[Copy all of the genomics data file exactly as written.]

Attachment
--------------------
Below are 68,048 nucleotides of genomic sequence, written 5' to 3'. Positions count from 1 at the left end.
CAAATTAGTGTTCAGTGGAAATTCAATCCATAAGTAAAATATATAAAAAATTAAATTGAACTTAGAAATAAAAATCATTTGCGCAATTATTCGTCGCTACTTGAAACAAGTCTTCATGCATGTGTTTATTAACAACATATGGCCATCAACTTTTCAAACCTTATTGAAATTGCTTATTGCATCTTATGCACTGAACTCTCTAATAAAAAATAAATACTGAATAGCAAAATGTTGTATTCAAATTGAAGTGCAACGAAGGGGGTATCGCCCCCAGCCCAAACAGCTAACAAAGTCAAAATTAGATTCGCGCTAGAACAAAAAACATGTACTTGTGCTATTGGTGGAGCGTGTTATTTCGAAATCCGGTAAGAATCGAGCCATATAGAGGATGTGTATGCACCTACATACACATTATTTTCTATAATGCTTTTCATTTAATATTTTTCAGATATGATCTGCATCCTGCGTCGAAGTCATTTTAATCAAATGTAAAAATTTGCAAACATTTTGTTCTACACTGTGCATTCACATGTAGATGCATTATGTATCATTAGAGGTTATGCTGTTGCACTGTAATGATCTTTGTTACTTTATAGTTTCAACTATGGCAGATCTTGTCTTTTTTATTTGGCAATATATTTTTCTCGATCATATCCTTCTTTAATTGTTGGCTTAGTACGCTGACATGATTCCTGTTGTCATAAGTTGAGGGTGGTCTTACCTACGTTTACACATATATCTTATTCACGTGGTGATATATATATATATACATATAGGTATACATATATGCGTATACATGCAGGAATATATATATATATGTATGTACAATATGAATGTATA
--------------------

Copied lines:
Below are 68,048 nucleotides of genomic sequence, written 5' to 3'. Positions count from 1 at the left end.
CAAATTAGTGTTCAGTGGAAATTCAATCCATAAGTAAAATATATAAAAAATTAAATTGAACTTAGAAATAAAAATCATTTGCGCAATTATTCGTCGCTACTTGAAACAAGTCTTCATGCATGTGTTTATTAACAACATATGGCCATCAACTTTTCAAACCTTATTGAAATTGCTTATTGCATCTTATGCACTGAACTCTCTAATAAAAAATAAATACTGAATAGCAAAATGTTGTATTCAAATTGAAGTGCAACGAAGGGGGTATCGCCCCCAGCCCAAACAGCTAACAAAGTCAAAATTAGATTCGCGCTAGAACAAAAAACATGTACTTGTGCTATTGGTGGAGCGTGTTATTTCGAAATCCGGTAAGAATCGAGCCATATAGAGGATGTGTATGCACCTACATACACATTATTTTCTATAATGCTTTTCATTTAATATTTTTCAGATATGATCTGCATCCTGCGTCGAAGTCATTTTAATCAAATGTAAAAATTTGCAAACATTTTGTTCTACACTGTGCATTCACATGTAGATGCATTATGTATCATTAGAGGTTATGCTGTTGCACTGTAATGATCTTTGTTACTTTATAGTTTCAACTATGGCAGATCTTGTCTTTTTTATTTGGCAATATATTTTTCTCGATCATATCCTTCTTTAATTGTTGGCTTAGTACGCTGACATGATTCCTGTTGTCATAAGTTGAGGGTGGTCTTACCTACGTTTACACATATATCTTATTCACGTGGTGATATATATATATATACATATAGGTATACATATATGCGTATACATGCAGGAATATATATATATATGTATGTACAATATGAATGTATA